The vote marks the first time a Trump administration official has been punished for defying a congressional subpoena. The official vote tally stands at 24 to 16.
"No person — and certainly not the top law enforcement officer in the country — can be permitted to flout the will of Congress and to defy a valid subpoena," said the committee's chair, Jerry Nadler (D-NY). "It is our constitutional duty to respond."
Following the vote, Nadler warned "we are now in a constitutional crisis."
Coleen Rowley, a former FBI special agent, told Radio Sputnik's Loud & Clear on Wednesday that the contempt vote was the result of Democrats' desire to keep the Russiagate hysterics alive.
"And even more so now that they realize Barr is going to begin [an] investigation of the Democratic participation — the DNC participation — in doing exactly the same things in trying to manipulate as they accuse the Republicans of."
"[American lawyer Alan] Dershowitz always said that the best defense is an offense. I think the Democrats are playing that game now of looking like they're going on the offense because they're trying to defend themselves from all of the shenanigans they were involved with the deep state before the [2016 presidential] election," she added.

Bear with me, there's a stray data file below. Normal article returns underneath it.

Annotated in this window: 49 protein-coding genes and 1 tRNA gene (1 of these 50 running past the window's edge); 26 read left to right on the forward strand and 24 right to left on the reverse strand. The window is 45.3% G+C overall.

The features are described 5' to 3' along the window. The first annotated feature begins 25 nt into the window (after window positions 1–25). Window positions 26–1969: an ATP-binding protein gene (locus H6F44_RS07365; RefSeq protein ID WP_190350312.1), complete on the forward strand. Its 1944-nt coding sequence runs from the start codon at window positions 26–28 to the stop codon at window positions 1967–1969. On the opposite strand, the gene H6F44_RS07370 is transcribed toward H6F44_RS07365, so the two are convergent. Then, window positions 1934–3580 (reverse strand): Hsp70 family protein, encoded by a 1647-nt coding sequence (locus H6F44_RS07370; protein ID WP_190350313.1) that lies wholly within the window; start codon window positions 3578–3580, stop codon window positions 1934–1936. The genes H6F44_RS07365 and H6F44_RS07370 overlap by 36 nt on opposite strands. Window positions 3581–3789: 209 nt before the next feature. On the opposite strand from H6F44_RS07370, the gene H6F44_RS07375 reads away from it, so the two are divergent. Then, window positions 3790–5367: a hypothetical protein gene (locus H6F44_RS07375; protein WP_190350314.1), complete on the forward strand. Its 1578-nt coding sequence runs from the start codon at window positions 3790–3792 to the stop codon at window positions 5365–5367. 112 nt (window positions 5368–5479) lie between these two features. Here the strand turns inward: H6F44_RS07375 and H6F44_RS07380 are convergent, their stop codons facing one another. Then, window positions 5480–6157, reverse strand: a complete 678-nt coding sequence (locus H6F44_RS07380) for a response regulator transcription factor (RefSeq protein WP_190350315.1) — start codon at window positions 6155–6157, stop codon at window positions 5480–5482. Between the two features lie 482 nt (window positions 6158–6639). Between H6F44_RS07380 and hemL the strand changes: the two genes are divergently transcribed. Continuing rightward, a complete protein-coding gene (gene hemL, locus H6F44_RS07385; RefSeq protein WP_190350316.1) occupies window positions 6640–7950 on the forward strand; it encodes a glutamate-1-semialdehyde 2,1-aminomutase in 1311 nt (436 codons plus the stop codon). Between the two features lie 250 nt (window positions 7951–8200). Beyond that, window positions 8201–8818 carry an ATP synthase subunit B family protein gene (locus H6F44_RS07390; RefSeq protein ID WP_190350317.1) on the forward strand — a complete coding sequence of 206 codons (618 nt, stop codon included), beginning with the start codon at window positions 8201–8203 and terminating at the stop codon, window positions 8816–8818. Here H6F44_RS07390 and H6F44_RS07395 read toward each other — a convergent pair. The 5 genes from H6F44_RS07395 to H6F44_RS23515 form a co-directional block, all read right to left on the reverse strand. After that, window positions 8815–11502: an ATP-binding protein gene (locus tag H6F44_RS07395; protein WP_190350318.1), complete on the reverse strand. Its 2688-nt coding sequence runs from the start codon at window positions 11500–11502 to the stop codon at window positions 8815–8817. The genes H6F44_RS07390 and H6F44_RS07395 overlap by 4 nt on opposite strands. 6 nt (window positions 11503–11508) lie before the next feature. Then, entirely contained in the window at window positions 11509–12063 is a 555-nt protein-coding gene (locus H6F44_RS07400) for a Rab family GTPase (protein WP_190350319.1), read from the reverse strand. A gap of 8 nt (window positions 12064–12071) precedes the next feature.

The resolution vote comes days after negotiations between top Judiciary Committee and US Department of Justice officials stalled, with the sides unable to agree on what information lawmakers should be able to access. This marks the latest move by US legislators to obtain an unredacted version of special counsel Robert Mueller's report on his investigation into allegations of collusion between Russia and the Trump team.
Should the resolution pass in the House, the matter will be sent as a criminal referral to Jessie Liu, the US attorney for the District of Columbia.
Earlier Wednesday, US President Donald Trump invoked executive privilege over Mueller's report, a move that he'd previously promised to make if House Democrats were to pursue the contempt vote against Barr. Speaking on the development, White House Press Secretary Sarah Sanders said that Trump had "no other option than to make a protective assertion of executive privilege."